November 09, 2012

Sundry & Various

Oh the banter of light play in the morning! For a brief period now - at least until maybe early December? - light floods the pathways of my mind and face on the way to work, now that the time change has taken effect. The time change seems perfectly timed since I don't even miss the hour on the other end. Morning light over late afternoon/early evening light in my book, or at least I think that in the morning.


Read compulsively more news, the Columbus Dispatch, perverse as that is given the negativity of it, i.e. Obama's reelection. I seem to be fascinated by the turn this country has taken and long to read Douthat's book called "The Grand New GOP", written a few years ago, which is supposed to blueprint a way forward. If I wasn't convinced an overhaul was necessary before, I'm certainly sure now. Those election results concentrate the mind powerfully. For the first time in a long time (or ever?) I feel like the country's changed, that here was an objective result of the culture of death and decay and sloth. Perhaps I felt it in '96 when Clinton, a perjurer, managed to beat Bob Dole, war hero. In the black and white of voting statistics, this election seemed an index of our citizenry's venality.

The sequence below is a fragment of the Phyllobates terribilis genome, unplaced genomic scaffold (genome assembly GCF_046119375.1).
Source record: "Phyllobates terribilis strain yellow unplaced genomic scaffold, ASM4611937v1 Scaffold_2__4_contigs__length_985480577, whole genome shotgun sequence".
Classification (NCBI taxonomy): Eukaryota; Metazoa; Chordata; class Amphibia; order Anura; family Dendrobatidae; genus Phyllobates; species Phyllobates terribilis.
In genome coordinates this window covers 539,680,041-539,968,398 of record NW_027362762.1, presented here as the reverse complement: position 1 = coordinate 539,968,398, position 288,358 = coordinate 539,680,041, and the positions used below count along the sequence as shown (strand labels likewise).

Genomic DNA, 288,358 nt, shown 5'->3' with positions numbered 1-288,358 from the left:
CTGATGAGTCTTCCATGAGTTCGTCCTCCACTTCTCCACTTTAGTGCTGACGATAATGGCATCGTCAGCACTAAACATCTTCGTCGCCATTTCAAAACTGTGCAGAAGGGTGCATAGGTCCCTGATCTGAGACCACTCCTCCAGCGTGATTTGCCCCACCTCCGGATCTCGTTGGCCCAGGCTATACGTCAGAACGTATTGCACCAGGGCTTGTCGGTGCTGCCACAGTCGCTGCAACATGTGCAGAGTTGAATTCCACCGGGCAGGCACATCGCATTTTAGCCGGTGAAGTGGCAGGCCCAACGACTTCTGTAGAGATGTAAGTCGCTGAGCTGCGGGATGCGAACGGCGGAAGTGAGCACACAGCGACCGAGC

Was surprised to learn that Romney had been secretly taped awhile back saying that Republicans have got to appeal to Latino voters. Ironic given his own inability to connect with them. He might've taken his own advice. I think it was George Will who said, in his election recap, that this one might've been lost when a primary opponent challenged Romney to be tougher on illegals and Romney made some sort of over-the-top statement decrying the Dream Act and such. It kind of surprises me that Romney didn't move into an open border sort of guy after winning the nomination. Sure he'd catch hell, but that's never stopped him from changing a position before. If I were Mitt I'd have hijacked Hispanic media and outspent Obama hugely there. In the end the Mittster tried very hard, fought hard, but was a bit too predictable. He evinced a sort of lack of creativity and relied too heavily on the debates alone to change his course. I mean Mitt was losing practically the whole election, so there was plenty of opportunity to try something like a screen pass instead of simply handing off to the fullback every play. But that's Monday morning quarterbacking.